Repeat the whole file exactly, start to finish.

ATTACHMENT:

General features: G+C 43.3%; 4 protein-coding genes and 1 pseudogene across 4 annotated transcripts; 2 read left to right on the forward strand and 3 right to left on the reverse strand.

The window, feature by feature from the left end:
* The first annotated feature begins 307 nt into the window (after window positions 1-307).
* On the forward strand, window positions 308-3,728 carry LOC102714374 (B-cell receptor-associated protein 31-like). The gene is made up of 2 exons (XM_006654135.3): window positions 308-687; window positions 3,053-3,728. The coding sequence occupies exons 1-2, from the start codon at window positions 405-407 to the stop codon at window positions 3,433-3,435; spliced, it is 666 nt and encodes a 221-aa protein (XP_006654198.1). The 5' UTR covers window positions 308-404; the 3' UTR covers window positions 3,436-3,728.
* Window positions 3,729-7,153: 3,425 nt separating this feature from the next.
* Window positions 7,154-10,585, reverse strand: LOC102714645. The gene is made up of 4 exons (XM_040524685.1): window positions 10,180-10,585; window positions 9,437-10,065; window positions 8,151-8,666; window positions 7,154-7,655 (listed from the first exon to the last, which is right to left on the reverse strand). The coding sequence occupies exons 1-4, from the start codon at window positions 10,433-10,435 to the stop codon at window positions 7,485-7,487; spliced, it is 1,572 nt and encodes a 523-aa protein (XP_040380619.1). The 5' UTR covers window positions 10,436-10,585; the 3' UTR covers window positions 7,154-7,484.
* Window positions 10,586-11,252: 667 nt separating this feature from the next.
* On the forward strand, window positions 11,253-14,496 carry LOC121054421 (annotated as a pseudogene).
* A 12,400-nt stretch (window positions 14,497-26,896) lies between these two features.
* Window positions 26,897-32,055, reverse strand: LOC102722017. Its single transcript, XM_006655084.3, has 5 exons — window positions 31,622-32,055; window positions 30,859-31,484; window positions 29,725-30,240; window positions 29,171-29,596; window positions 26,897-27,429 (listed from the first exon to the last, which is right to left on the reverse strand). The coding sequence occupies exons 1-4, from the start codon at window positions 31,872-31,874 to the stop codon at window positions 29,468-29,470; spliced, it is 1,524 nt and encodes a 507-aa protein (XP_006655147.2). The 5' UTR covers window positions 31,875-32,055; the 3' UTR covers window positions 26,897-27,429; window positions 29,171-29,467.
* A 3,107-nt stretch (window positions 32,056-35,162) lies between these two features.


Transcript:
General features: G+C 43.3%; 4 protein-coding genes and 1 pseudogene across 4 annotated transcripts; 2 read left to right on the forward strand and 3 right to left on the reverse strand.

The window, feature by feature from the left end:
* The first annotated feature begins 307 nt into the window (after window positions 1-307).
* On the forward strand, window positions 308-3,728 carry LOC102714374 (B-cell receptor-associated protein 31-like). The gene is made up of 2 exons (XM_006654135.3): window positions 308-687; window positions 3,053-3,728. The coding sequence occupies exons 1-2, from the start codon at window positions 405-407 to the stop codon at window positions 3,433-3,435; spliced, it is 666 nt and encodes a 221-aa protein (XP_006654198.1). The 5' UTR covers window positions 308-404; the 3' UTR covers window positions 3,436-3,728.
* Window positions 3,729-7,153: 3,425 nt separating this feature from the next.
* Window positions 7,154-10,585, reverse strand: LOC102714645. The gene is made up of 4 exons (XM_040524685.1): window positions 10,180-10,585; window positions 9,437-10,065; window positions 8,151-8,666; window positions 7,154-7,655 (listed from the first exon to the last, which is right to left on the reverse strand). The coding sequence occupies exons 1-4, from the start codon at window positions 10,433-10,435 to the stop codon at window positions 7,485-7,487; spliced, it is 1,572 nt and encodes a 523-aa protein (XP_040380619.1). The 5' UTR covers window positions 10,436-10,585; the 3' UTR covers window positions 7,154-7,484.
* Window positions 10,586-11,252: 667 nt separating this feature from the next.
* On the forward strand, window positions 11,253-14,496 carry LOC121054421 (annotated as a pseudogene).
* A 12,400-nt stretch (window positions 14,497-26,896) lies between these two features.
* Window positions 26,897-32,055, reverse strand: LOC102722017. Its single transcript, XM_006655084.3, has 5 exons — window positions 31,622-32,055; window positions 30,859-31,484; window positions 29,725-30,240; window positions 29,171-29,596; window positions 26,897-27,429 (listed from the first exon to the last, which is right to left on the reverse strand). The coding sequence occupies exons 1-4, from the start codon at window positions 31,872-31,874 to the stop codon at window positions 29,468-29,470; spliced, it is 1,524 nt and encodes a 507-aa protein (XP_006655147.2). The 5' UTR covers window positions 31,875-32,055; the 3' UTR covers window positions 26,897-27,429; window positions 29,171-29,467.
* A 3,107-nt stretch (window positions 32,056-35,162) lies between these two features.